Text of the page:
MAY/JUN May/June 2011 Writing Challenge

    Hi all! Welcome to the May/June round of the Writing Challenge! Please read this post carefully for new guidelines on entering your submissions! Following in challenge traditions, the May/June round uses a single word as inspiration for entries. Joining us on the judging panel for this round is the March/April winner, Lieutenant Alleran Tan, who has decided on the following topic for this round: "Fire" You're free to interpret that however you like for your entries - does the title refer to a raging inferno, or a command to shoot? Maybe it will have a more lateral connotation to your story and manifest itself through a burning hatred? Or maybe someone's about to lose their job! The choice is yours, so let your imaginations run wild! Guidelines: To participate, create a new thread. The subject of the thread must be the title of your story, preceded by the tag [2011: MAY/JUN], which is a new requirement for entries that will be used when we archive the entries at the end of the round. If it is a Work In Progress, denote that at the top of the post itself (in the body text, not in the thread title). As with last round it will be the final draft posted in your topic that will be read and taken into consideration. Any unfinished entries marked as Work In Progress will not be considered for judging and will be moved to the "Character Cafe" forum at the end of the contest. Your work must be entirely your own. No co-authoring. You are welcome to create any character you so desire, but they must be from the Star Trek universe. No "canon" characters allowed. (i.e.- No one who has been on a show.) Length: No more than 3000 words accepted. Beginning Date: Tuesday, May 3rd Ending Date: Saturday, June 25th See Also: the Writing Challenge Website Challenge: “Fire” Good luck everyone!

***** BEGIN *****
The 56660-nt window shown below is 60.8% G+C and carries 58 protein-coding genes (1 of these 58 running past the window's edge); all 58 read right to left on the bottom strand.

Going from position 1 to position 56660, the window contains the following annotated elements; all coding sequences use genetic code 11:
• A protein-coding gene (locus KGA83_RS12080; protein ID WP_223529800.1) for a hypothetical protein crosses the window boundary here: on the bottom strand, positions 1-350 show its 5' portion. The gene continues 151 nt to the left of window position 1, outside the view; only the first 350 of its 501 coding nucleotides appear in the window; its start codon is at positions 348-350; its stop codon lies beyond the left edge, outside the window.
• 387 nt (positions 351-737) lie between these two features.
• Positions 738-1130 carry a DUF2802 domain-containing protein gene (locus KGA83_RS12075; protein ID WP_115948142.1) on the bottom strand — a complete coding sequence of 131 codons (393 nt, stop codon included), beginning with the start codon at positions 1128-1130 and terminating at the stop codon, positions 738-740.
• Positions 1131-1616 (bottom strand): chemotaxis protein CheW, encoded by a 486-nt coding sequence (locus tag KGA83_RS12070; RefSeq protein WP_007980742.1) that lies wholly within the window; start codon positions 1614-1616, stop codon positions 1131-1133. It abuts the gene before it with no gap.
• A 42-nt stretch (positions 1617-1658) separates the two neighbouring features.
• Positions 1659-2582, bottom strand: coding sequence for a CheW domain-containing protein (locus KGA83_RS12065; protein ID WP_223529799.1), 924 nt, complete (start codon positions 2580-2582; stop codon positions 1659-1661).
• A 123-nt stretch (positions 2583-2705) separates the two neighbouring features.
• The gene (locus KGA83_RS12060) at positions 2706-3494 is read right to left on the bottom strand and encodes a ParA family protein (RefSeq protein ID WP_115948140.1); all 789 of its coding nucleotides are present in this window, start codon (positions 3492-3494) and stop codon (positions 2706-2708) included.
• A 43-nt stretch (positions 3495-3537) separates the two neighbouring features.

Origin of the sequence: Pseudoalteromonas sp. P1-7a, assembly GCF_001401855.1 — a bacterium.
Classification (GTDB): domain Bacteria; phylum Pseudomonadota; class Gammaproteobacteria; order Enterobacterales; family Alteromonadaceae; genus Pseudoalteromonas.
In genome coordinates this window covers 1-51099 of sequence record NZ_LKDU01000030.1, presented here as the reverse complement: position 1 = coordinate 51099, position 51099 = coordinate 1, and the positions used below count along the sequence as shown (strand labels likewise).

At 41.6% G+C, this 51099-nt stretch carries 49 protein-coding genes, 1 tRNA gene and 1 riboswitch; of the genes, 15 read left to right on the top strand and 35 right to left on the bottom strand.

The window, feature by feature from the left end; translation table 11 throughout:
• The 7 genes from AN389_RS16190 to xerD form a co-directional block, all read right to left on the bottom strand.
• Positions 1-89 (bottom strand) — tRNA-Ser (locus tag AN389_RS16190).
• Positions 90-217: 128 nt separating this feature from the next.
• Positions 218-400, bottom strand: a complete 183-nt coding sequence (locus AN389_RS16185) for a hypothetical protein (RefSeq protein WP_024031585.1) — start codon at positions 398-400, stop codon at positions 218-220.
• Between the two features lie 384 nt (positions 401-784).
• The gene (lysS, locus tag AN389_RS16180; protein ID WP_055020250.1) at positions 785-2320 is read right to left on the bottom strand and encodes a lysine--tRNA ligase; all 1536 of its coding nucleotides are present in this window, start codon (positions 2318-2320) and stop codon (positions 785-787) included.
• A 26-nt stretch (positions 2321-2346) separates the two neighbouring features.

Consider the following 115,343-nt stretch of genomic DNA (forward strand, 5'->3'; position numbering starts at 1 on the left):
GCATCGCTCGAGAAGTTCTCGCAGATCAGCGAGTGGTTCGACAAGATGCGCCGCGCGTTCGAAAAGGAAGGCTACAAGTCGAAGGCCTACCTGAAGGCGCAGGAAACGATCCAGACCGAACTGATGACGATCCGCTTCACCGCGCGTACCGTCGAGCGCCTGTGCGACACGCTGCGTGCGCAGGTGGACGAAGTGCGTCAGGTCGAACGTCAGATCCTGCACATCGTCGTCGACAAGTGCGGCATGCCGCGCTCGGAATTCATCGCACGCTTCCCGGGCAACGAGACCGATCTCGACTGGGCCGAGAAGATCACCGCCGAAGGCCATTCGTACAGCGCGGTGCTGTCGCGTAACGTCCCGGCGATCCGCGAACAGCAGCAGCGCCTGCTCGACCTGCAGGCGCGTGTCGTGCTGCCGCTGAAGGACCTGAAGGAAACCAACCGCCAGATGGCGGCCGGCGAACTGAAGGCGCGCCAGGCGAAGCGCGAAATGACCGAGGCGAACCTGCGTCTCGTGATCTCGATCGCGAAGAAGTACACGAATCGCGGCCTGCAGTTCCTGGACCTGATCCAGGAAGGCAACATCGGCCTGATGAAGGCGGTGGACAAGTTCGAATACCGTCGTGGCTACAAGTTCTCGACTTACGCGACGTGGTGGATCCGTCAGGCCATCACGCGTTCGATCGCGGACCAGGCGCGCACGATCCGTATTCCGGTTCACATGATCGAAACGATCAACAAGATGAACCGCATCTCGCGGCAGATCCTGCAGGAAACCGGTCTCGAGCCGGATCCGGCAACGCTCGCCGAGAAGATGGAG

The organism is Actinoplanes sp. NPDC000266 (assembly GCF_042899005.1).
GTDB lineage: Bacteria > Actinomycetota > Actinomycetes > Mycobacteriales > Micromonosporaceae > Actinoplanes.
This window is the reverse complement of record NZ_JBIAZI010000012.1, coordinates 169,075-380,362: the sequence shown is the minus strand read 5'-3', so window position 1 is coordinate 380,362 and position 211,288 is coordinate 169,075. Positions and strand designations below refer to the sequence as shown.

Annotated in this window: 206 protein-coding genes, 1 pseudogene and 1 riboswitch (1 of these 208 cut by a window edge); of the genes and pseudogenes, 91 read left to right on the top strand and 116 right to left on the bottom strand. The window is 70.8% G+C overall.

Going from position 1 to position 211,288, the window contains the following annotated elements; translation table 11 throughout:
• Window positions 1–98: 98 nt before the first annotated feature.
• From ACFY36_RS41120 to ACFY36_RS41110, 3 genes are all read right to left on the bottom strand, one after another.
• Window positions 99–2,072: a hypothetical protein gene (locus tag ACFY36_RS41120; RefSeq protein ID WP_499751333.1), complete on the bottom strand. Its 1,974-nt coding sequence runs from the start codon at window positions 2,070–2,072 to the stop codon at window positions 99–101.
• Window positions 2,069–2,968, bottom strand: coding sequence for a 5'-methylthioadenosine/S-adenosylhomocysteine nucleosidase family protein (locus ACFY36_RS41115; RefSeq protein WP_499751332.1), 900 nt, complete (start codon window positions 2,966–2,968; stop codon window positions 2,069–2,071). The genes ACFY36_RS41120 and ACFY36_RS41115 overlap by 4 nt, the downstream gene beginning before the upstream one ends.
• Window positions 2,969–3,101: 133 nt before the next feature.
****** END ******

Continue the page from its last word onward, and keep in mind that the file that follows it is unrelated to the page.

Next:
21. Guest

    MAY/JUN Prometheus